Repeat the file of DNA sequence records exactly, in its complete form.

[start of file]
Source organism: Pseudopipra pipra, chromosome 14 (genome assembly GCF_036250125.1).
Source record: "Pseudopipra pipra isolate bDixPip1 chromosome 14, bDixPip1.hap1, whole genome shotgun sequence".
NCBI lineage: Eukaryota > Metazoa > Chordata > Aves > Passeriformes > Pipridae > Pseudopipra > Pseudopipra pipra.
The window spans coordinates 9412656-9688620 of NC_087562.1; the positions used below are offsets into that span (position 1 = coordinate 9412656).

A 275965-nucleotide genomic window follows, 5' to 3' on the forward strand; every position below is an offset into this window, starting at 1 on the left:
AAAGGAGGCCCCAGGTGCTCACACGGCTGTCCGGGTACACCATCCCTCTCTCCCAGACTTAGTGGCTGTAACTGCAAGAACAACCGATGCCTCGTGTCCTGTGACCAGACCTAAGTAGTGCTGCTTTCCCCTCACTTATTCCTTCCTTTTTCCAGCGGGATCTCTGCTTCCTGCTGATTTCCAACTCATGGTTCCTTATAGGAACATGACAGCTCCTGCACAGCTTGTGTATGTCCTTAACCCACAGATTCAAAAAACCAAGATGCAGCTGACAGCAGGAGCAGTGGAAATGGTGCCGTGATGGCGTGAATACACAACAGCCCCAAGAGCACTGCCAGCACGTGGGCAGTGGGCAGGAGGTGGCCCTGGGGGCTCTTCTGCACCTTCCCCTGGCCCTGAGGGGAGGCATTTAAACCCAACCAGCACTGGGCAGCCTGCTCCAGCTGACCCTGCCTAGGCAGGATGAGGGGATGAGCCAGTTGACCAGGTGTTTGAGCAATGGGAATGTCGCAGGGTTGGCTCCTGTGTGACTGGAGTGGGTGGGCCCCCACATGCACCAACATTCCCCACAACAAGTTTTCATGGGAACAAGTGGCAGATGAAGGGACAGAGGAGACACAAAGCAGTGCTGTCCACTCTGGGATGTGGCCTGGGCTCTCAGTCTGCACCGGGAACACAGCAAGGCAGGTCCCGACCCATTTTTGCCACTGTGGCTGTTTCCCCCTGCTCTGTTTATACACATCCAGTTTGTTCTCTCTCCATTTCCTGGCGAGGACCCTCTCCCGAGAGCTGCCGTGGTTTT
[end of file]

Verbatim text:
Source organism: Pseudopipra pipra, chromosome 14 (genome assembly GCF_036250125.1).
Source record: "Pseudopipra pipra isolate bDixPip1 chromosome 14, bDixPip1.hap1, whole genome shotgun sequence".
NCBI lineage: Eukaryota > Metazoa > Chordata > Aves > Passeriformes > Pipridae > Pseudopipra > Pseudopipra pipra.
The window spans coordinates 9412656-9688620 of NC_087562.1; the positions used below are offsets into that span (position 1 = coordinate 9412656).

A 275965-nucleotide genomic window follows, 5' to 3' on the forward strand; every position below is an offset into this window, starting at 1 on the left:
AAAGGAGGCCCCAGGTGCTCACACGGCTGTCCGGGTACACCATCCCTCTCTCCCAGACTTAGTGGCTGTAACTGCAAGAACAACCGATGCCTCGTGTCCTGTGACCAGACCTAAGTAGTGCTGCTTTCCCCTCACTTATTCCTTCCTTTTTCCAGCGGGATCTCTGCTTCCTGCTGATTTCCAACTCATGGTTCCTTATAGGAACATGACAGCTCCTGCACAGCTTGTGTATGTCCTTAACCCACAGATTCAAAAAACCAAGATGCAGCTGACAGCAGGAGCAGTGGAAATGGTGCCGTGATGGCGTGAATACACAACAGCCCCAAGAGCACTGCCAGCACGTGGGCAGTGGGCAGGAGGTGGCCCTGGGGGCTCTTCTGCACCTTCCCCTGGCCCTGAGGGGAGGCATTTAAACCCAACCAGCACTGGGCAGCCTGCTCCAGCTGACCCTGCCTAGGCAGGATGAGGGGATGAGCCAGTTGACCAGGTGTTTGAGCAATGGGAATGTCGCAGGGTTGGCTCCTGTGTGACTGGAGTGGGTGGGCCCCCACATGCACCAACATTCCCCACAACAAGTTTTCATGGGAACAAGTGGCAGATGAAGGGACAGAGGAGACACAAAGCAGTGCTGTCCACTCTGGGATGTGGCCTGGGCTCTCAGTCTGCACCGGGAACACAGCAAGGCAGGTCCCGACCCATTTTTGCCACTGTGGCTGTTTCCCCCTGCTCTGTTTATACACATCCAGTTTGTTCTCTCTCCATTTCCTGGCGAGGACCCTCTCCCGAGAGCTGCCGTGGTTTT